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H L Mencken, who died on January 29, 1956, was the first celebrity intellectual and one of the greatest journalists of all time. He was a witty polymath, and knew more about the American language than almost anyone.
Today, the “misogyny epidemic” is much debated in the Indian media and social networking websites, but very few Indians have even heard of Mencken’s scholarly work, “In Defense of Women,” written way back in 1918.
Mencken knew that of all the delusions that are close to the heart of men, the most pathetic is their belief that they are intellectually superior to women. Rarely do we see a woman who can expatiate on inflation statistics or predict the size of our economy four decades from now with such great precision, with decimal points. Men are convinced that this makes them superior to women. Mencken held that this is a delusion.
Women are wise enough to sense that the petty tricks that men master are not worth their effort. These are matters of little importance. These might be tricks that make men successful on the market, but with rare exceptions, women have always shown a disdain reminiscent of the indifference a cat has towards its master. This explains why more intelligent women turn their backs on literature that uncreative men consume like drugs.
Mencken anticipates modern behavioral genetics when he says that the man without the touch of a woman is incapable of giving substance to his dreams. Geneticists have long established that that the macho bad-boy is not just emotionally and financially bankrupt, his children will also give a terrible time to any mother who loves a good night’s sleep. The implication is of course that women should be careful. To elaborate this point, I would hint that Mencken also understood that IQ tests are roughly right.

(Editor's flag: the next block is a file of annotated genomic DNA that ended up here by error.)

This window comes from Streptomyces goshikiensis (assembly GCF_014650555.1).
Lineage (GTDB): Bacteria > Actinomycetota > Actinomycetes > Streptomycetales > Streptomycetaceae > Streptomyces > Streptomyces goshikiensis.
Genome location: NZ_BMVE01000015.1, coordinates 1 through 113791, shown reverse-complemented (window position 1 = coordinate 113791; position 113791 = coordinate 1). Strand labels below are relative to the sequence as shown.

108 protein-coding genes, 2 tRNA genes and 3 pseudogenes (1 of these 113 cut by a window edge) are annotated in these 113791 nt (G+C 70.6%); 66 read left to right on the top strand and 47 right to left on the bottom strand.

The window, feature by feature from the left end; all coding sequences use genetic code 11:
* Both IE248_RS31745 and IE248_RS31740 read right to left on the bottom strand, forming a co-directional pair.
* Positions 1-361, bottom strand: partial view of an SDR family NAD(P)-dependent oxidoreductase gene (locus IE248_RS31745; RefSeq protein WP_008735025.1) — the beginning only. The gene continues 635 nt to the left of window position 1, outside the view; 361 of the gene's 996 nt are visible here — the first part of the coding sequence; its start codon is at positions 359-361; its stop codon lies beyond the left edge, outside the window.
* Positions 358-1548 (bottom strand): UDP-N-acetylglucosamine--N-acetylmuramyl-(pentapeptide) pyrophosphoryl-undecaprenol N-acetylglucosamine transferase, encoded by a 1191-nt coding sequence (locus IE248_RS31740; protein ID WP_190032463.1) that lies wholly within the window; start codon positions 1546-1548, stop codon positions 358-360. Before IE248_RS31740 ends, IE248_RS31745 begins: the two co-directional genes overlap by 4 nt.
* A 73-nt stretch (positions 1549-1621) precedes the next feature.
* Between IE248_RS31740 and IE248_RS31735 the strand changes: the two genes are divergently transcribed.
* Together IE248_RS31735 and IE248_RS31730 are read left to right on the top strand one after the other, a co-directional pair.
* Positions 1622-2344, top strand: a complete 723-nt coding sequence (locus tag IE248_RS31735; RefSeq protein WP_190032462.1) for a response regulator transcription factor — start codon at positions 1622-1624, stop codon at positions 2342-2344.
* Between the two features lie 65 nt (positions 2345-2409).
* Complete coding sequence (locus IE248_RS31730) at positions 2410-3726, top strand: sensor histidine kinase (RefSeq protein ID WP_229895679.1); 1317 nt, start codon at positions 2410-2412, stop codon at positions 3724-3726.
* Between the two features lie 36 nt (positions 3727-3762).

Women are also less delusional than men. They are less likely to go to the extremes, and hence less likely to believe the incredible. This is why many imbecilic philosophies that became hip among men had little effect on women. Women are less romantic, and when they hear of those grand plans men have for the world; they are silent because they intuitively grasp that this cannot be true.
Women are not too easily swayed by their emotions in such matters and they know that beneath all the jargon, lays the corpse of illogic. This is also why women compliment each other’s bags when men discuss their grand plans. Women know that we live here, on earth. There are of course, exceptions and Mencken called them pseudo-males, or imitation donkeys.
Male philosophers and economists have been debating the technical minutiae of private property for centuries. But the philosophy started percolating down to intelligent laymen only after a lady said: “If you don't know the difference between the United States and Russia, you deserve to find out!” Her readers intuited that she is serious, unlike the men who wasted time on charitable philosopher-to-philosopher exchanges. Women can see the big picture. They have such powerful intuitions.
It might be true that women do not write books like The 48 Laws of Power and The Prince, but from the power they exert on their men we know that they demonstrate without wasting words. This is also why men who lecture on such matters often end the talk abruptly saying, “My wife is waiting in the hotel. She will be angry.”
The cruel penalty that Mencken paid for humour is that such insights were not taken seriously. But, as Mencken observed, for the man on the street, Aristotle might have as well perished in the cradle.